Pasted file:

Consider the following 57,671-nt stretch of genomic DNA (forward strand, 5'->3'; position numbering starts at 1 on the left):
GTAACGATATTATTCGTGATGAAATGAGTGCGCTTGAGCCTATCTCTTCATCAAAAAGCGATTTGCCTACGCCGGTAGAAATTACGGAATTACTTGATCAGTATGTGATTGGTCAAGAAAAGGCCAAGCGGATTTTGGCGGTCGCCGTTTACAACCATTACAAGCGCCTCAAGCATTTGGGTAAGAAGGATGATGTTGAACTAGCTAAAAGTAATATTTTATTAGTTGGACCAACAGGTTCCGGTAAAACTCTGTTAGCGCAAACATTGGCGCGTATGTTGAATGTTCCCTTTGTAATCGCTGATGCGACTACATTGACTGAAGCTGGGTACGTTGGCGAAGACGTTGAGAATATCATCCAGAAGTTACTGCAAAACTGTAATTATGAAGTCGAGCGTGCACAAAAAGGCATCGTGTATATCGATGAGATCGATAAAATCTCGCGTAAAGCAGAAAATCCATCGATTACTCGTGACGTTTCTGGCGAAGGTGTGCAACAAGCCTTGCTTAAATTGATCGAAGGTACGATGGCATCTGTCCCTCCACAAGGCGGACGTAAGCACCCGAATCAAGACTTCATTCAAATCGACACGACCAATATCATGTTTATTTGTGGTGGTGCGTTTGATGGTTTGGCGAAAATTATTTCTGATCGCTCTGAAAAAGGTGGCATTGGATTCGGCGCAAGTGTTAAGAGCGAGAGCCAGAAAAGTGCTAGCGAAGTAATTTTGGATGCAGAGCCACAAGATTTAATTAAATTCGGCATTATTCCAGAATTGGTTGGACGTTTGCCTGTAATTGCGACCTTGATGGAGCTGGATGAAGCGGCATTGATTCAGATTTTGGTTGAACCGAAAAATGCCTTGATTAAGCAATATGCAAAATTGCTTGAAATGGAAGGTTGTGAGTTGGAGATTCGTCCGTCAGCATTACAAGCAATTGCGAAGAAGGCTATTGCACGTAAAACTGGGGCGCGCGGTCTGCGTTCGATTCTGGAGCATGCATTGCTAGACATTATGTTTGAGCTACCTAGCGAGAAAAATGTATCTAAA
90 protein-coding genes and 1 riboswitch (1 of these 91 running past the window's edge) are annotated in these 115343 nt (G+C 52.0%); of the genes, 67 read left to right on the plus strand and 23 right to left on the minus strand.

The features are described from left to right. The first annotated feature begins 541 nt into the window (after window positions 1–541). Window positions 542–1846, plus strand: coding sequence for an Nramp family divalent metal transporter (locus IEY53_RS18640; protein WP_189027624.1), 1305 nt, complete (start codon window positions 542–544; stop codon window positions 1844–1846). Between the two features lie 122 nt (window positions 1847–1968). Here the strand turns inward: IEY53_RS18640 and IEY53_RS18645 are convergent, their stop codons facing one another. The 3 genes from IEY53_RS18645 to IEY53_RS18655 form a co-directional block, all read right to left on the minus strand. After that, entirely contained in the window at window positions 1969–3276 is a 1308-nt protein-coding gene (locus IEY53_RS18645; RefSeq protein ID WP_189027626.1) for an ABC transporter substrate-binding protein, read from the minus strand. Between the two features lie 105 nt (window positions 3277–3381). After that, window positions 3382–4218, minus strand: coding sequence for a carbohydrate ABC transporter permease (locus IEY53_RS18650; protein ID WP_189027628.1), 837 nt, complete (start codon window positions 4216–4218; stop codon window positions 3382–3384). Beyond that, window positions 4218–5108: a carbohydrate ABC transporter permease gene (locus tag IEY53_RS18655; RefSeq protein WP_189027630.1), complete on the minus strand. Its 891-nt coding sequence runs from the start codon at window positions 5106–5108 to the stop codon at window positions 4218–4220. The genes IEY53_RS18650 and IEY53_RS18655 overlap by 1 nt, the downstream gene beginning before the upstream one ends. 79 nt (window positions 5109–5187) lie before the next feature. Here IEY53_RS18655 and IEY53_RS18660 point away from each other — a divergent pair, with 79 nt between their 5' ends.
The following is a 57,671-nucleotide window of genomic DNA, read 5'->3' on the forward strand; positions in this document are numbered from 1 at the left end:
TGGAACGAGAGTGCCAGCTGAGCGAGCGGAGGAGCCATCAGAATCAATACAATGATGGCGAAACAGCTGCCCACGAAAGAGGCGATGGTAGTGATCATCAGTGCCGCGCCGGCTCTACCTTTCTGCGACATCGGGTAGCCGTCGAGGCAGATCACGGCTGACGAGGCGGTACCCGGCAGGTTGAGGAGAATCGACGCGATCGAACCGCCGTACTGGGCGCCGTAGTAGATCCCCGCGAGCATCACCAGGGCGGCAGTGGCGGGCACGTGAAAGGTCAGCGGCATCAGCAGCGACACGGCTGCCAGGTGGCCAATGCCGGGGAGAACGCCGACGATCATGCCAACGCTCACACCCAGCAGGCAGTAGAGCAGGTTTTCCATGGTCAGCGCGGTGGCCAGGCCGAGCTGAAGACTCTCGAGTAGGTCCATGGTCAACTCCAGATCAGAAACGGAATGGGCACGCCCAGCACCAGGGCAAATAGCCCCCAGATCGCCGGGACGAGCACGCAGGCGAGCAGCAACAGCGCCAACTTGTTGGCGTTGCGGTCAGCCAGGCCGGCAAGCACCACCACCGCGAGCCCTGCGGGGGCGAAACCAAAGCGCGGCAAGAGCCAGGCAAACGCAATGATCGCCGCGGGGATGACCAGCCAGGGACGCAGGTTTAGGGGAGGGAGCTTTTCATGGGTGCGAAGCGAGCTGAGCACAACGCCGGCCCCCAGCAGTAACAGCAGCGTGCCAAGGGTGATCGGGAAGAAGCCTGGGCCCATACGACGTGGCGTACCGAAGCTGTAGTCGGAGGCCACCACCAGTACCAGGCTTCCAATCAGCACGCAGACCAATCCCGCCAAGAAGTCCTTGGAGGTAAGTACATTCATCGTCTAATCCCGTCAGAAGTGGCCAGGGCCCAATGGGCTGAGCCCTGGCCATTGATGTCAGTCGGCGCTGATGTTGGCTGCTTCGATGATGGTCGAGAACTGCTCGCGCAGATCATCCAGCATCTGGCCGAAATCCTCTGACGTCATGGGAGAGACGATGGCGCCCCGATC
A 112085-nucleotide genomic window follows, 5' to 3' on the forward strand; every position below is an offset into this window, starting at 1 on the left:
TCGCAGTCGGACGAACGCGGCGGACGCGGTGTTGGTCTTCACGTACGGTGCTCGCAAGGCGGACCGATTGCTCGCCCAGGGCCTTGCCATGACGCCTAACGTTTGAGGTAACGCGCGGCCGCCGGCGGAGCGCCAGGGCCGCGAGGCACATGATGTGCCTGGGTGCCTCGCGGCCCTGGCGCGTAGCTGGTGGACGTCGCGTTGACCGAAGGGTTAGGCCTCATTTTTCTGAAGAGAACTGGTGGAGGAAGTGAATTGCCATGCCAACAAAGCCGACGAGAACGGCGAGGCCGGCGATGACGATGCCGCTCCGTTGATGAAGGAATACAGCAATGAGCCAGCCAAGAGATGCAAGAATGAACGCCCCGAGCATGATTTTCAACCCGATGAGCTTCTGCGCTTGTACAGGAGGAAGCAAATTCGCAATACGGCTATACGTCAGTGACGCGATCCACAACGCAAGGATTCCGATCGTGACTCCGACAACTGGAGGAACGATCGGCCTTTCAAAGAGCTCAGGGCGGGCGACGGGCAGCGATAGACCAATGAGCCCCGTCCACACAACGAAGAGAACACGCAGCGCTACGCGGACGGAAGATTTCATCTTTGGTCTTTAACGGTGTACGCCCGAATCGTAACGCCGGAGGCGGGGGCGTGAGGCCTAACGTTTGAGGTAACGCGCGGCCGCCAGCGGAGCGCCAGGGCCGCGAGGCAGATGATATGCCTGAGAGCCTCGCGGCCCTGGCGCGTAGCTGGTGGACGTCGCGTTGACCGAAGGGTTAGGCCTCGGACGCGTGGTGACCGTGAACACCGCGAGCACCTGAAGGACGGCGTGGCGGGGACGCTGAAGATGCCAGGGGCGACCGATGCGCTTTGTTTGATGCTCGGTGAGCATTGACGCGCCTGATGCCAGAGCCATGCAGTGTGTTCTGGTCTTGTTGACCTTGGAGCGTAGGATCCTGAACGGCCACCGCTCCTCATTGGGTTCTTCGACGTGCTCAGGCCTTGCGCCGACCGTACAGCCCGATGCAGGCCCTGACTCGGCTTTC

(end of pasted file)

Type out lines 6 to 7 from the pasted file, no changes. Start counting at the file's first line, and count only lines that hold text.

TGGAACGAGAGTGCCAGCTGAGCGAGCGGAGGAGCCATCAGAATCAATACAATGATGGCGAAACAGCTGCCCACGAAAGAGGCGATGGTAGTGATCATCAGTGCCGCGCCGGCTCTACCTTTCTGCGACATCGGGTAGCCGTCGAGGCAGATCACGGCTGACGAGGCGGTACCCGGCAGGTTGAGGAGAATCGACGCGATCGAACCGCCGTACTGGGCGCCGTAGTAGATCCCCGCGAGCATCACCAGGGCGGCAGTGGCGGGCACGTGAAAGGTCAGCGGCATCAGCAGCGACACGGCTGCCAGGTGGCCAATGCCGGGGAGAACGCCGACGATCATGCCAACGCTCACACCCAGCAGGCAGTAGAGCAGGTTTTCCATGGTCAGCGCGGTGGCCAGGCCGAGCTGAAGACTCTCGAGTAGGTCCATGGTCAACTCCAGATCAGAAACGGAATGGGCACGCCCAGCACCAGGGCAAATAGCCCCCAGATCGCCGGGACGAGCACGCAGGCGAGCAGCAACAGCGCCAACTTGTTGGCGTTGCGGTCAGCCAGGCCGGCAAGCACCACCACCGCGAGCCCTGCGGGGGCGAAACCAAAGCGCGGCAAGAGCCAGGCAAACGCAATGATCGCCGCGGGGATGACCAGCCAGGGACGCAGGTTTAGGGGAGGGAGCTTTTCATGGGTGCGAAGCGAGCTGAGCACAACGCCGGCCCCCAGCAGTAACAGCAGCGTGCCAAGGGTGATCGGGAAGAAGCCTGGGCCCATACGACGTGGCGTACCGAAGCTGTAGTCGGAGGCCACCACCAGTACCAGGCTTCCAATCAGCACGCAGACCAATCCCGCCAAGAAGTCCTTGGAGGTAAGTACATTCATCGTCTAATCCCGTCAGAAGTGGCCAGGGCCCAATGGGCTGAGCCCTGGCCATTGATGTCAGTCGGCGCTGATGTTGGCTGCTTCGATGATGGTCGAGAACTGCTCGCGCAGATCATCCAGCATCTGGCCGAAATCCTCTGACGTCATGGGAGAGACGATGGCGCCCCGATC
A 112085-nucleotide genomic window follows, 5' to 3' on the forward strand; every position below is an offset into this window, starting at 1 on the left: